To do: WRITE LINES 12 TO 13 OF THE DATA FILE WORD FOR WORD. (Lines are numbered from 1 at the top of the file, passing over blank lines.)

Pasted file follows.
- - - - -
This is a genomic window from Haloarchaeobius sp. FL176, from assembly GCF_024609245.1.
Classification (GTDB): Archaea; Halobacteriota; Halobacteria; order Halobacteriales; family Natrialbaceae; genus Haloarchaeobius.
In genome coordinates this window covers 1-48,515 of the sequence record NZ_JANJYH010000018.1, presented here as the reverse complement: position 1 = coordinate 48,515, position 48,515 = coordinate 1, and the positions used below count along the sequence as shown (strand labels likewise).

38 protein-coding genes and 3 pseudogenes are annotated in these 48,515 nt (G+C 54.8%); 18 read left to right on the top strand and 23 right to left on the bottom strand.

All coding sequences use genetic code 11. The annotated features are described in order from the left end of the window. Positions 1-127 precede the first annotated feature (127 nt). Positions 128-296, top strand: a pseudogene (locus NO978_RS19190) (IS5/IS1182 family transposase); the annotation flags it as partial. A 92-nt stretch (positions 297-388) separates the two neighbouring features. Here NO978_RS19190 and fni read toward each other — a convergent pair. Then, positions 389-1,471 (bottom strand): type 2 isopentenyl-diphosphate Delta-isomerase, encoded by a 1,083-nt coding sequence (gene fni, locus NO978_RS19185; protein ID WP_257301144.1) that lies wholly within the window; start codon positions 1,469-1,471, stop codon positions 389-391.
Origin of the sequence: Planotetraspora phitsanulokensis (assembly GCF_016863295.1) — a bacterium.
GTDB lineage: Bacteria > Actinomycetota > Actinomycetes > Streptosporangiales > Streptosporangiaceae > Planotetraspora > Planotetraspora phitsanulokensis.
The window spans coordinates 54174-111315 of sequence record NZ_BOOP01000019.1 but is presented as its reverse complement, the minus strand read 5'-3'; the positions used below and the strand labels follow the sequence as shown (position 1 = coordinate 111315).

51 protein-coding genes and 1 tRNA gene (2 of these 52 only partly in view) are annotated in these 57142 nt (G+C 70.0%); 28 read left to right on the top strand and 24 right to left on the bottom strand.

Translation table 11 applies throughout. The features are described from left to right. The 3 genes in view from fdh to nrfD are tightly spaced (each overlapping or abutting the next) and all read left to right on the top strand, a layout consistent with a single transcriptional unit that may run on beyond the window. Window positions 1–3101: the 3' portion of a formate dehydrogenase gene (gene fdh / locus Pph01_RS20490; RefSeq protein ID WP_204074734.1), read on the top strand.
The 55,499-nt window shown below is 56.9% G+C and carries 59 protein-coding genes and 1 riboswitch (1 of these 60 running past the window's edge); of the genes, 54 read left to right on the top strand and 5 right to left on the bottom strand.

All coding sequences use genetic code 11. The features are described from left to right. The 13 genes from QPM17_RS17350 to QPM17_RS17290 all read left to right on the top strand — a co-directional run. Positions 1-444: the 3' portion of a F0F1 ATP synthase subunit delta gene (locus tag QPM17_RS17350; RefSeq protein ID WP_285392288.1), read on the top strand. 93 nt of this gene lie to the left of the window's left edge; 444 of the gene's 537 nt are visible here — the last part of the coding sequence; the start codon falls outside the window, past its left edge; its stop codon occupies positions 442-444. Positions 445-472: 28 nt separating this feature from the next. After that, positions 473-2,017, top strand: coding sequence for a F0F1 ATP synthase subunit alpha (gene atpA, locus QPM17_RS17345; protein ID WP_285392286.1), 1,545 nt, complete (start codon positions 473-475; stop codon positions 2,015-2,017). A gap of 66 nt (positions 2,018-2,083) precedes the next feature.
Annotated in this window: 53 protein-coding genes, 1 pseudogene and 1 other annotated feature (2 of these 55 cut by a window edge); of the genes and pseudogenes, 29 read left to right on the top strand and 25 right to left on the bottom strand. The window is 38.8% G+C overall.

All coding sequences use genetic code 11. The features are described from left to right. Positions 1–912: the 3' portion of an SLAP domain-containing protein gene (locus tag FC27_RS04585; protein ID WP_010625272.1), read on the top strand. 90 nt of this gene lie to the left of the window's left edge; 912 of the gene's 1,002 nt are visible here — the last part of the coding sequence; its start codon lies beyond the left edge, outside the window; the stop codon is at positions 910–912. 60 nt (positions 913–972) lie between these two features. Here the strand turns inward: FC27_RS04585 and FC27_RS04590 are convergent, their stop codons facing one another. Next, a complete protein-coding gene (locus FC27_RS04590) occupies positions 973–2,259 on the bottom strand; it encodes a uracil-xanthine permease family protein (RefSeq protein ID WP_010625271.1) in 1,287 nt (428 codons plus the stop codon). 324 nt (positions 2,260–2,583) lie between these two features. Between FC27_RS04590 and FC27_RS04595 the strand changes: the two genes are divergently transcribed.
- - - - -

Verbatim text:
All coding sequences use genetic code 11. The features are described from left to right. The 13 genes from QPM17_RS17350 to QPM17_RS17290 all read left to right on the top strand — a co-directional run. Positions 1-444: the 3' portion of a F0F1 ATP synthase subunit delta gene (locus tag QPM17_RS17350; RefSeq protein ID WP_285392288.1), read on the top strand. 93 nt of this gene lie to the left of the window's left edge; 444 of the gene's 537 nt are visible here — the last part of the coding sequence; the start codon falls outside the window, past its left edge; its stop codon occupies positions 442-444. Positions 445-472: 28 nt separating this feature from the next. After that, positions 473-2,017, top strand: coding sequence for a F0F1 ATP synthase subunit alpha (gene atpA, locus QPM17_RS17345; protein ID WP_285392286.1), 1,545 nt, complete (start codon positions 473-475; stop codon positions 2,015-2,017). A gap of 66 nt (positions 2,018-2,083) precedes the next feature.
Annotated in this window: 53 protein-coding genes, 1 pseudogene and 1 other annotated feature (2 of these 55 cut by a window edge); of the genes and pseudogenes, 29 read left to right on the top strand and 25 right to left on the bottom strand. The window is 38.8% G+C overall.